Jun 22, 2018806 views

Solo Hiking: Go Often, Go Now


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Today’s world is full of noise. A steady barrage of social media notifications, emails, text messages, and viral videos compete for our attention 24 hours a day. Sometimes, we need to step away from the babble, and seek out the quiet that can only come from solitude. It can feel intimidating solo hiking for the first time, but with practice it might just become your favorite way to travel.
Why go
The benefits of solo travel are numerous. It can be easier to hike your own hike when alone. There’s nobody to race, nobody to slow you down. You’re in control of your experience and not beholden to anyone. If you’re into photography, you can stop and take all the shots you want without fear of holding someone up. A sunny swim at a lake can turn into a nap...or not. The freedom that comes from doing what you please, exactly when you please is downright refreshing. I’ve found, too, that I have more conversations with other hikers as a solo traveler than I do with company. Crazily enough, it’s a great way to meet new hiking companions!
Preparation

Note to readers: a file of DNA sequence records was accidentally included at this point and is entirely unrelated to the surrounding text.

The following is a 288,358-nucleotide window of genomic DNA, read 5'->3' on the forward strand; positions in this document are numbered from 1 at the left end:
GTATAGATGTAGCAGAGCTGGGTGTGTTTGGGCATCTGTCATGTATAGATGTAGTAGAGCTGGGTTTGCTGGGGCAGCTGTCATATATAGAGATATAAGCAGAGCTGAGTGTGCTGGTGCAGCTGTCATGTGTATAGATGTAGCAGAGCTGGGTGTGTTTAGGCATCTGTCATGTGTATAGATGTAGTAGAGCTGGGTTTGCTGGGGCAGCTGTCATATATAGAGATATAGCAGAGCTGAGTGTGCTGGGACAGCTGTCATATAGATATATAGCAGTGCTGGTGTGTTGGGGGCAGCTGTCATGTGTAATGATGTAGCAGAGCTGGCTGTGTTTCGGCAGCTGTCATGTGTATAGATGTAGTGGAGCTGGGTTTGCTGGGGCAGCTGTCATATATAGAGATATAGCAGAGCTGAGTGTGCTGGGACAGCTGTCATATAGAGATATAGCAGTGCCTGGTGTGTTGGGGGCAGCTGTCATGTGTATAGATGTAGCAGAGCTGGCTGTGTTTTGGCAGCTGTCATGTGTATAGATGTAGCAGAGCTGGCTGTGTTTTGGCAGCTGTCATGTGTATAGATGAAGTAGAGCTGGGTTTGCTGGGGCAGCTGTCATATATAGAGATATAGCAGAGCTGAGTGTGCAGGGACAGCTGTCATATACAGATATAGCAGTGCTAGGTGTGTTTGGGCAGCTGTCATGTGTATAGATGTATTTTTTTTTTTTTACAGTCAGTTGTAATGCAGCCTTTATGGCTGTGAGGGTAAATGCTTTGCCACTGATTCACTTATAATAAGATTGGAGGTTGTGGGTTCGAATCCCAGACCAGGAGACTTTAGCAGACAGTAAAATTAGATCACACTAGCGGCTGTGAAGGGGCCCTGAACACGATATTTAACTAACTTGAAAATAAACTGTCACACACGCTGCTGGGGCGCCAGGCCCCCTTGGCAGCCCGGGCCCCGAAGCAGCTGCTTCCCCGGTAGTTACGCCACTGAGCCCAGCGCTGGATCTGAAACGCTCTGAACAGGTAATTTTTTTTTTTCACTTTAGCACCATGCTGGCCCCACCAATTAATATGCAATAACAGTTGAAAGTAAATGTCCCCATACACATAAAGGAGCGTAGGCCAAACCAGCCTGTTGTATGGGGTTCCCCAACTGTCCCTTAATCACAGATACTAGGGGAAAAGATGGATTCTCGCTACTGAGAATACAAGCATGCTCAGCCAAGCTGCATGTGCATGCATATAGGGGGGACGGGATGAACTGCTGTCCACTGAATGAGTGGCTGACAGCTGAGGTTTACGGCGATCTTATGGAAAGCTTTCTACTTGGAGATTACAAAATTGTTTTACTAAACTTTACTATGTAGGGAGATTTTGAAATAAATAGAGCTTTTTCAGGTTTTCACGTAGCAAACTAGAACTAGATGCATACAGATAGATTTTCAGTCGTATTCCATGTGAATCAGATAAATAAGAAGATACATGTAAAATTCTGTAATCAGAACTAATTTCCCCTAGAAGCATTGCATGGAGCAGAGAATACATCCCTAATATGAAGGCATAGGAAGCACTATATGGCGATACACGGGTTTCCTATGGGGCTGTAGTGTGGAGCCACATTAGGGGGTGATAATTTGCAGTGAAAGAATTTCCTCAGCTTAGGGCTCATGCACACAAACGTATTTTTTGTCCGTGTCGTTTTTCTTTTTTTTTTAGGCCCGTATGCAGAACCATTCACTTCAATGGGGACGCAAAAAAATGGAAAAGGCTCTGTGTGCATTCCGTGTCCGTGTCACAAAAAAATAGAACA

Just like with any other hike, it pays to be prepared when solo. Even small day hikes deserve to be treated with respect. Packing the ten essentials keeps you safe on the trail, and may allow you to help other less fortunate adventurers in an emergency. If you’re feeling particularly nervous on your first solo outing, pick a popular trail on a weekend. A steady stream of hikers in both directions can help alleviate nerves. Research your hike by reading online trip reports when possible. They can give you helpful updates on current trail conditions. It can be useful to set a firm turn-around time for your outing as well. Pick a time that gives you ample daylight to return to your vehicle safely and stick to it. Be sure to tell someone your itinerary, and discuss with them appropriate emergency responses in case you do not return on time.
I highly recommend thinking through potential challenges ahead of your hike. It may seem overly cautious planning for what to do if a bear or cougar crosses your path, a slip turns into a broken bone, or a water filter breaks, but having rehearsed these basic types of worst-case scenarios better equips you to handle emergencies.